Hazel Burger, 105, passed away peacefully Dec. 28, 2016. Known widely as Sun City’s oldest resident, she epitomized the community’s active adult characterization, and died as she lived.
“She went out with style and went out with class, and that was Mom,” said Glenys Ryan, one of Hazel’s three daughters.
The centenarian had had a stroke before the holidays and spent a few days in the hospital, Ryan said, but she was able to return home.
“She was happy to be in her own home. She was able to see some good friends over the Christmas weekend. That was beautiful,” the daughter said. “She could not speak but she could see people.”
Hazel’s other two daughters are Sandra Iams, who also lives in Sun City, and Sarah Meyer. “We have been here and been together,” said Ryan, “and that was good.”
Hazel was born Jan. 8, 1911, in Elkhart, Ind., one of eight children.
She made no secret that there was no secret to a long life. She would always start that conversation advising others to eat smart.
When she was about 50, she was having health issues and came across a doctor who practiced holistic medicine. She changed her diet to whole grains, no sugar, no dairy, no preservatives and plenty of water every day.
Within a few months, she said, her problems were cleared up without taking any medicine.
Hazel continued to follow that regimen “about 80 percent of the time,” but did sometimes eat a bit of cheese. She avoided red meat, eating only chicken or fish on occasion.
Her diet, however, was not the only thing that kept her moving. After years of traveling and finally settling in Peoria, Ill., Hazel and Lewis, her husband of 64 years, moved to Sun City in 1999. Sadly, Lewis died in 2000.
Always an active person, Hazel never slowed down. She became an avid volunteer, spending her time working with the Salvation Army Thrift Store, the Boys and Girls Clubs of America and the LowCountry Presbyterian Church where she was a member. Hazel was also a member of the PEO Sisterhood – the Philanthropic Educational Organization.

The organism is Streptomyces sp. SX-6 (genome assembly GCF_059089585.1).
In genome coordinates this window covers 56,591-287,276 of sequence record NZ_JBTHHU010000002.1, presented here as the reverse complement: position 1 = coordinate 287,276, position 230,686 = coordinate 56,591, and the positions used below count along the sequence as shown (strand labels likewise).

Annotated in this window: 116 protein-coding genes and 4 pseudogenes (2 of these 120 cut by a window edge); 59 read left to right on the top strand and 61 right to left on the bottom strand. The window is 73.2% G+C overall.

When she was not volunteering, she was taking part in a variety of athletic or performance activities.
She had to cut back on her watercolor painting because the classes “interfered with my tennis.” When balance became an issue on the courts, she gave up tennis for golf.
A Sun City Community Theatre club member once pointed to Hazel as the club’s oldest member and indeed, she had participated in several productions. She took tap dance lessons not to perform, but “it’s just for fun.”
She and her close friend, Fred Zoda, a young 99, were members of the Ballroom Dance Club and were often found floating on the dance floor at various events, as well as karaoke, where Fred frequently sang.
A celebration of Hazel’s life will be held at 11 a.m. Jan. 6 at LowCountry Presbyterian Church, followed by a reception in the Fellowship Hall.
In lieu of flowers, donations may be made to LowCountry Presbyterian Church or the Salvation Army.
Gwyneth J. Saunders is a veteran journalist and freelance writer living in Bluffton